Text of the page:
Jean Taylor stood by her husband’s side when the police came by to question him as a suspect in a missing child case that had taken place. Now her husband is dead and people want Jean’s story. There’s a lot that Jean hasn’t said over the years and the police and the press are at her door wanting the truth.
The Widow is pitched for fans of Gone Girl and The Girl on the Train, and I know that comparison is used a lot lately but if you enjoy reading psychological crime thrillers, you will enjoy this new book by Barton. The narrative alternates between characters, and jumps to different points in time as the full picture of the crime is revealed. The story takes on the point of views from not only the widow, but also the detectives, the press and others involved.
While the main plot is the investigation of the missing girl, I found the sub context of the surrounding characters equally interesting. It’s a poignant look at the hunger of the media to get a good story, the price people will pay to exploit a tragedy. It also shows what an open case can do to the police who are investigating it, the ones who have every detail consuming their lives in an effort to solve the case. The Widow explores the fallout from all angles.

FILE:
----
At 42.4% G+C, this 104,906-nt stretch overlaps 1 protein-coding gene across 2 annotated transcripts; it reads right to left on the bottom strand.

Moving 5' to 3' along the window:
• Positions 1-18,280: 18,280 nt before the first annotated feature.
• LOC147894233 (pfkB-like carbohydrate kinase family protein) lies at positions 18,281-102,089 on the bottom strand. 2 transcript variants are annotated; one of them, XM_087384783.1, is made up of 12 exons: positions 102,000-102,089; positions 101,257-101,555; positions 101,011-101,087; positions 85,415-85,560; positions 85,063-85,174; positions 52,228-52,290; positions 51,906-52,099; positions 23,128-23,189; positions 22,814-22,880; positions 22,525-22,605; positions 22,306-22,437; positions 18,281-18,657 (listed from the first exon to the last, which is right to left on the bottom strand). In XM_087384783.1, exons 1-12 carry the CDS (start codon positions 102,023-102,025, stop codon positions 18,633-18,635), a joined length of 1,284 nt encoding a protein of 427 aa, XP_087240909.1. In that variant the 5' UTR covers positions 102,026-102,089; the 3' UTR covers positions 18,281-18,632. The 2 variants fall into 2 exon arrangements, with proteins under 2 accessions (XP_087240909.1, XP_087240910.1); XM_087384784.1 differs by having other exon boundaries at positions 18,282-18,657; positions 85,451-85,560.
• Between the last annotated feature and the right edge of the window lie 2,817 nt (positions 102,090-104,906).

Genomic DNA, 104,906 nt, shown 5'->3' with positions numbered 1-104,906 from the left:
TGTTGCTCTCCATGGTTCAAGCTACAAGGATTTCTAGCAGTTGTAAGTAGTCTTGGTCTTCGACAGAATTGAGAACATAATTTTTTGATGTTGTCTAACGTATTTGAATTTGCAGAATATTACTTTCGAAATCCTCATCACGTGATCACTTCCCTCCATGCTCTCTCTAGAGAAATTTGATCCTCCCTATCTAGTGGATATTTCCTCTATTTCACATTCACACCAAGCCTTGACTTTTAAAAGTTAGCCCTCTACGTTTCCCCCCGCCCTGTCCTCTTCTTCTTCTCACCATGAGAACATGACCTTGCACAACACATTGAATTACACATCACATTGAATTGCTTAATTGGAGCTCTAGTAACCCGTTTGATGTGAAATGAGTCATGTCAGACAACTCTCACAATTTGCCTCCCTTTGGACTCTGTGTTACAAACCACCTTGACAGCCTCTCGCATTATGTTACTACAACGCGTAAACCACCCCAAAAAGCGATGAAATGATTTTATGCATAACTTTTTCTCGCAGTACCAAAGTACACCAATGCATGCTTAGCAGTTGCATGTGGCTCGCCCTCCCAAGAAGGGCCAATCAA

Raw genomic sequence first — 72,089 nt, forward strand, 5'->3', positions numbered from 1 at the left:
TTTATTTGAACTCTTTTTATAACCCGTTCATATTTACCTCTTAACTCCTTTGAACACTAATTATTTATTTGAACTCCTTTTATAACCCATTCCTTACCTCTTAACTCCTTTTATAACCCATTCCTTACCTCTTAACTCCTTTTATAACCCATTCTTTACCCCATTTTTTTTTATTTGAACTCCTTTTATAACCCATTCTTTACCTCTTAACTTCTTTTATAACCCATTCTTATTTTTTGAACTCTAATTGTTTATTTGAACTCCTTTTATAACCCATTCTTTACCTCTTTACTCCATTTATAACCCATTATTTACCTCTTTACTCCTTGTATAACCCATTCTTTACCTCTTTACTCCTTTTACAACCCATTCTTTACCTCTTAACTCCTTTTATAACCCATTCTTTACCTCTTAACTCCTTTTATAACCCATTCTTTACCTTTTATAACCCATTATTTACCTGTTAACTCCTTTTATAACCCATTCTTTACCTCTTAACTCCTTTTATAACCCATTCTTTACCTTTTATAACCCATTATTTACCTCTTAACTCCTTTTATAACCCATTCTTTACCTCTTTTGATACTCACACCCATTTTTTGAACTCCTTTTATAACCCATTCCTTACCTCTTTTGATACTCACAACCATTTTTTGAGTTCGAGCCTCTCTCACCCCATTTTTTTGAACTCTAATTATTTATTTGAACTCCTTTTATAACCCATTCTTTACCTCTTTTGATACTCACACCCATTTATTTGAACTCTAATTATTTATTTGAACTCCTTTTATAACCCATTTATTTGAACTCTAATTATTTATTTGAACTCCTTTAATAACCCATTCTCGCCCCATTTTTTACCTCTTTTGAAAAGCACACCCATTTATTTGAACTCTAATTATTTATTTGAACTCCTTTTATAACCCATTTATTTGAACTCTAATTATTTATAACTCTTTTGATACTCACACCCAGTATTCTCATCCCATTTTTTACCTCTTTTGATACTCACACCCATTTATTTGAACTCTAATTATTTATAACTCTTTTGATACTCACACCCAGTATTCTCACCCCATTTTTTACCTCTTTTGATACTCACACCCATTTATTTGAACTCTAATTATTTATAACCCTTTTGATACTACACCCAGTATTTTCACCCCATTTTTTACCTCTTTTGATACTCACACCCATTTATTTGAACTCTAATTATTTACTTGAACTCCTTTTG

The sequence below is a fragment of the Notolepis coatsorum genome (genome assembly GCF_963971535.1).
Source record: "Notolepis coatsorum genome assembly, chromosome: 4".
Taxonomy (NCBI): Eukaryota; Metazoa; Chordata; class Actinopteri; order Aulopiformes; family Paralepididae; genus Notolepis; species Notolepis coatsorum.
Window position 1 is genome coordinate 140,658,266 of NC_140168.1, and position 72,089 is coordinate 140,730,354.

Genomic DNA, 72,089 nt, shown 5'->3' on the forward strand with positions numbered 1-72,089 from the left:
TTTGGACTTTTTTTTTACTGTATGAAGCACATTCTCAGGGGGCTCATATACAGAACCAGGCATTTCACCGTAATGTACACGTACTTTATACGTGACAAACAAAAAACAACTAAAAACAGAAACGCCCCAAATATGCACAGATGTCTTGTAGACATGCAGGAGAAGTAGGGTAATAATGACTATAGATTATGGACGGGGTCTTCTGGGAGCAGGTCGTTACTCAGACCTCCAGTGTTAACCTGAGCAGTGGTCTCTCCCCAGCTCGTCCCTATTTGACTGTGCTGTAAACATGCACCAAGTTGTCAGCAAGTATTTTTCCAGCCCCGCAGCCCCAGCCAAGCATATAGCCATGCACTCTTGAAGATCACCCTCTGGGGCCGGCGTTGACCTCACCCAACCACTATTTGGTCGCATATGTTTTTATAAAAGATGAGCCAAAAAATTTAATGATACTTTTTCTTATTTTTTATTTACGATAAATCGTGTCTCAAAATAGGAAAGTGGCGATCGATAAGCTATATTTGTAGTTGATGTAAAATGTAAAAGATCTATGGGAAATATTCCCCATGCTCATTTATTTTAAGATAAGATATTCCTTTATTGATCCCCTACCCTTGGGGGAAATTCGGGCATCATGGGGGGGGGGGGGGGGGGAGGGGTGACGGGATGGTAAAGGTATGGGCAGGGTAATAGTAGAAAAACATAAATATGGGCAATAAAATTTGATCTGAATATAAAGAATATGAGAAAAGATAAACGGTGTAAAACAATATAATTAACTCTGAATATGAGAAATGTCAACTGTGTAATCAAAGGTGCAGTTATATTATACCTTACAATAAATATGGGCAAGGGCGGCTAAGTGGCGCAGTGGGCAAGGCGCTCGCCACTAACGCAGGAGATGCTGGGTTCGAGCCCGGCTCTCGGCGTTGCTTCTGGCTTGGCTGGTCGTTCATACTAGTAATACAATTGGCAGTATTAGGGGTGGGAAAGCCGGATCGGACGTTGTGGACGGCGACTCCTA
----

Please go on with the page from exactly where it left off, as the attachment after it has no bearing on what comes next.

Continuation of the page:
Barton keeps readers wondering about the truth to the very end, and I certainly thought at many points that I had figured it out only to have to readjust my theories. It can definitely be an unsettling read for some, especially to those who are uncomfortable about crimes involving children, but the full story is well plotted and extremely compelling.